The 1990s and 2000s had been disappointingly stagnant years in the push for racial equality, Daniel Pease thought. He was worried for the future of his mixed-race son, just 4 years old.
“I realize the clock is ticking. We’re running out of time and I don’t want my child growing up the same way we did,” Pease told the Daily Journal of San Mateo, Calif.
After seeing photos of street art in Washington, D.C., Boston and New York City, Pease asked Redwood City for permission to paint his own Black Lives Matter sign across the pavement near Courthouse Square on the Fourth of July. City officials quickly agreed, and the city even provided him a bucket of yellow paint.
Little did Pease know that city crews would power-wash the 17-foot artwork away during the dead of night two weeks later, leaving only bare, faded asphalt.
Officials said they removed the piece on July 17 to prevent “driver confusion and traffic accidents” caused by street art, although no collisions had occurred, city spokeswoman Jennifer Yamaguma wrote in an email.
“No further art installation will be authorized on the city’s streets,” Yamaguma wrote.
But residents aren’t sure that the possibility of traffic accidents is the real reason for the art moratorium. They think a woman’s request might be to blame.
When the yellow-painted Black Lives Matter sign was rolled onto Broadway on July 4, local lawyer Maria Rutenburg figured the city streets had become a zone for political discourse.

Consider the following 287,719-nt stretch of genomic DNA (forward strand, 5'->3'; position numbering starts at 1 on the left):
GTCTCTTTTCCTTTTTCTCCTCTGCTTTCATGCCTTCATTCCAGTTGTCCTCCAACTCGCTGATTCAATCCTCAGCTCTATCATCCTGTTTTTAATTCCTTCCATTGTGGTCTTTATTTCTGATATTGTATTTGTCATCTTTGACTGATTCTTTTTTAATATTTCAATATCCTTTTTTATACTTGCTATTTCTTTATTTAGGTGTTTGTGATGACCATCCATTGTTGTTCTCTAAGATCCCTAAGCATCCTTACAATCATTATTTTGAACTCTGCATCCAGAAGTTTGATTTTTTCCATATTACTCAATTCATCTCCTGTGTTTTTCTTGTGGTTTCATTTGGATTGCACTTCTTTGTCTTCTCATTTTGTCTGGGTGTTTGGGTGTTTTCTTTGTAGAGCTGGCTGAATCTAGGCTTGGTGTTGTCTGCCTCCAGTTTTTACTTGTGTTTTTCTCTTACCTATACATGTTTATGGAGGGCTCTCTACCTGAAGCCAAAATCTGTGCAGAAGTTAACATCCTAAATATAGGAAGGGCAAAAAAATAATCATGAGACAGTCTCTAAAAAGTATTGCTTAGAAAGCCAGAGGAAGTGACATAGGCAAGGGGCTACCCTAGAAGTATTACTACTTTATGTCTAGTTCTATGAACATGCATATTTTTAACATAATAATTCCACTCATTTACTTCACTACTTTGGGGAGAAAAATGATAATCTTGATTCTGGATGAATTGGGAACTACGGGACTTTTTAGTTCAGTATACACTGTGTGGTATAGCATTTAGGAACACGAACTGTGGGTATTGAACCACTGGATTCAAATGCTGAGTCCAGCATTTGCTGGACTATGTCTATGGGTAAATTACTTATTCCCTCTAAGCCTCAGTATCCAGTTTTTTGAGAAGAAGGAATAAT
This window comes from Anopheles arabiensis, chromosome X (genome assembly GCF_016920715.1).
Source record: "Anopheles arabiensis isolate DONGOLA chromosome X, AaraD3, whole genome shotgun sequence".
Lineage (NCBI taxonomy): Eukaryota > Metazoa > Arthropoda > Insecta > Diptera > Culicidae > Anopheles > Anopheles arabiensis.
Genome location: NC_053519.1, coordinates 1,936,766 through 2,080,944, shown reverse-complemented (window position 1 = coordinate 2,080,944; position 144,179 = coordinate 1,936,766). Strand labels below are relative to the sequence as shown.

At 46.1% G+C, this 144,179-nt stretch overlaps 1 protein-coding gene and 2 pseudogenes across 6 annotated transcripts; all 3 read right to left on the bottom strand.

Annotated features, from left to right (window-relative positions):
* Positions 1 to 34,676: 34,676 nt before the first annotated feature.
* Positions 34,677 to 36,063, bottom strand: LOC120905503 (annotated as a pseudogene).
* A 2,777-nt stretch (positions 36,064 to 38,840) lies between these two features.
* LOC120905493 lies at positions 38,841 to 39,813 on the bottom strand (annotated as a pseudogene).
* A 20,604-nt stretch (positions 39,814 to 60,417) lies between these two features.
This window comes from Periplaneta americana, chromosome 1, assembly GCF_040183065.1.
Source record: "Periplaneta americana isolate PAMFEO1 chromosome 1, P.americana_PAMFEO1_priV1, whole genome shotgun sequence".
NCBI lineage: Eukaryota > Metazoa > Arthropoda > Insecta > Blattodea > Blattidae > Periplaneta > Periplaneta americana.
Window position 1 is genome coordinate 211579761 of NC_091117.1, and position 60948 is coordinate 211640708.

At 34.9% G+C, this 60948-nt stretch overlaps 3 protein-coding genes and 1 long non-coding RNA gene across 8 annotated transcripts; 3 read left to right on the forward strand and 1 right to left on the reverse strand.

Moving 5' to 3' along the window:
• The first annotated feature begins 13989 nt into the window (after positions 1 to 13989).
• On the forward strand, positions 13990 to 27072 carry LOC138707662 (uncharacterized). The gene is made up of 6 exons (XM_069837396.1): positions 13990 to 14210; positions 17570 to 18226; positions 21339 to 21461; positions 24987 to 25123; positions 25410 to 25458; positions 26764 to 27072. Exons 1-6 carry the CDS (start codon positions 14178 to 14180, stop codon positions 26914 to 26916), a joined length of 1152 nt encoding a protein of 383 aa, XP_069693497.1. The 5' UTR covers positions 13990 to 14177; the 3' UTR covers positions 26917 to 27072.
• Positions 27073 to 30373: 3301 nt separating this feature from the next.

So she emailed the Redwood City Council “asking for permission to paint ‘MAGA 2020’ next to it,” Rutenburg said. “I suggested the spot and the type of paint and everything.”
But city officials rejected her request, citing the decision not to authorize street art.
Reluctant to accept no, Rutenburg tried again. “My application to paint MAGA 2020 stands submitted,” she wrote.
During an interview, Rutenburg clarified that she never asked for the Black Lives Matter artwork to be erased. She simply insisted the city provide her an equal platform to voice what’s more important to her: President Trump’s reelection.
“It’s not really about Black lives for me. I did not fight BLM,” said Rutenburg, who is white. “And I want to make sure that it’s understood that I’m not a racist.”
City officials didn’t respond to a question about whether Rutenburg’s emails held any weight in their decision to prohibit all street installations, or whether traffic accidents were truly the sole concern. Either way, residents were unhappy about the city’s decision to erase the words.
More than 1,000 people signed a Change.org petition to protest the removal of the art piece, which had become “a powerful reminder of one of the greatest social justice movements in our country,” the petition says.
Redwood City’s “negation of the community’s voice is itself an example of white supremacy — privileging one white voice over the community’s,” it says.
In addition to the online petition, Rutenburg’s phone number and voicemail have become a forum for community viewpoints.
“I get like about 500 calls a day right now,” she said. “Some people thank me for doing it. Some people tell me, ‘I know where you live, and I’m going to come for you.'”
For Pease, the most disheartening part is not that the city removed the art piece, but that someone had “the audacity to come out with … a comparable counterpunch to Black Lives Matter.”
The artwork was “just words on the street. It doesn’t represent real change,” he told the Daily Journal.